CSS Programming and IE6, Part 1: Checking Compatibility

Like nearly all web designers, I detest making sites work in IE6. The browser is ancient; it released in 2001! There is absolutely no reason for anybody to still be using it.

Unfortunately, for some reason, people still do. This means we have to make our websites accessible to IE6 or lose a  fairly sizable minority of our users. With plain HTML, this generally isn’t a big issue, but IE6 understandably has somewhat limited CSS support (it is, after all, over nine years old!) This naturally leads to websites that are essentially unreadable to users who’ve never upgraded. In the near future, as computers running Windows XP (which shipped with IE6) reach the end of their lives, it should become irrelevant, but for now there are a few things you can watch for to keep your sites accessible.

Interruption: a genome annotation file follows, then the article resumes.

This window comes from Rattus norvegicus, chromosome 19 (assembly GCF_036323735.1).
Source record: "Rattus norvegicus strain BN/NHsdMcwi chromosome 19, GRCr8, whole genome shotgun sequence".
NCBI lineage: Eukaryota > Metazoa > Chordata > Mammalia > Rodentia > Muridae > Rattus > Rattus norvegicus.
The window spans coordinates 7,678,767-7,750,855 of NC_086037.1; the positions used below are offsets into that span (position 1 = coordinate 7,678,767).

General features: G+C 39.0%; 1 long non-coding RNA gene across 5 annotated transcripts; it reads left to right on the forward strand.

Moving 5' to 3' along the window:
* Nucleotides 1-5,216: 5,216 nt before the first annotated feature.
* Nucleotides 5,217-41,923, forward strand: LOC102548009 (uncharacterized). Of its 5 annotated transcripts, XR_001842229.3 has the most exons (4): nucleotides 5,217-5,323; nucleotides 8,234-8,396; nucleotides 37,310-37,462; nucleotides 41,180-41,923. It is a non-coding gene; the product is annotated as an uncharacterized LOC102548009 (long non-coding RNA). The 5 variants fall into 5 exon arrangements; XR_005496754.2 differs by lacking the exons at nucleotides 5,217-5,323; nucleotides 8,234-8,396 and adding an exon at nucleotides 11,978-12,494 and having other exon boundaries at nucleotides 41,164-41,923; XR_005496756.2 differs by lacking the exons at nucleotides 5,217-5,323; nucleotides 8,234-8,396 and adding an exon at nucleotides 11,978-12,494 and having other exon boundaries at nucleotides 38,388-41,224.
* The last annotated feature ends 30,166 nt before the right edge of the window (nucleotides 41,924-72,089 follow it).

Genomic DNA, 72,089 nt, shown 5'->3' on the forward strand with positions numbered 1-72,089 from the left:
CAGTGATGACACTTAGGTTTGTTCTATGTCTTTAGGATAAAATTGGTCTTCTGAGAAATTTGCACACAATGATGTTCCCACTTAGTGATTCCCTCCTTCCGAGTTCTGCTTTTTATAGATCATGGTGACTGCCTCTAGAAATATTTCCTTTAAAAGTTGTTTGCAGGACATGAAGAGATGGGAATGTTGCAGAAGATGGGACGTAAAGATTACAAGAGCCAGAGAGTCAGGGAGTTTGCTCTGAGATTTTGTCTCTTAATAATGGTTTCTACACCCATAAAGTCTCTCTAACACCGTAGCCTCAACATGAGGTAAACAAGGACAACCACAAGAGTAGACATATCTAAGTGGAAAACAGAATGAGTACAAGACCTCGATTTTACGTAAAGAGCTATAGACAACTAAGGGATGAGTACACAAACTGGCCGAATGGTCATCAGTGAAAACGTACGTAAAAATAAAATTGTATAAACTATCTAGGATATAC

First off, of course, is to check how the site currently looks. Chances are, you don’t have IE6 installed on your computer, but there are sites that will show you how it looks; I use netrenderer. It won’t look the same as it does in other browsers, but if it reads reasonably well, you probably want to just call it good.

But suppose it’s totally screwed up. In that case, you probably want to import an IE6-specific stylesheet that fixes the major issues; you can do so using the following code. (Remember to put this after your other style sheets are imported so that it overrides them).

<!--[if IE 6]>
	<link rel="stylesheet" type="text/css" href="ie6.css" />

If you want to target every version of IE from six on down, you can instead use [if lte IE 6]. Throwing in an if statement like this allows you to serve up a simple stripped-down stylesheet that early browsers can understand, while keeping the extra code out of the main style sheet that everyone else will download.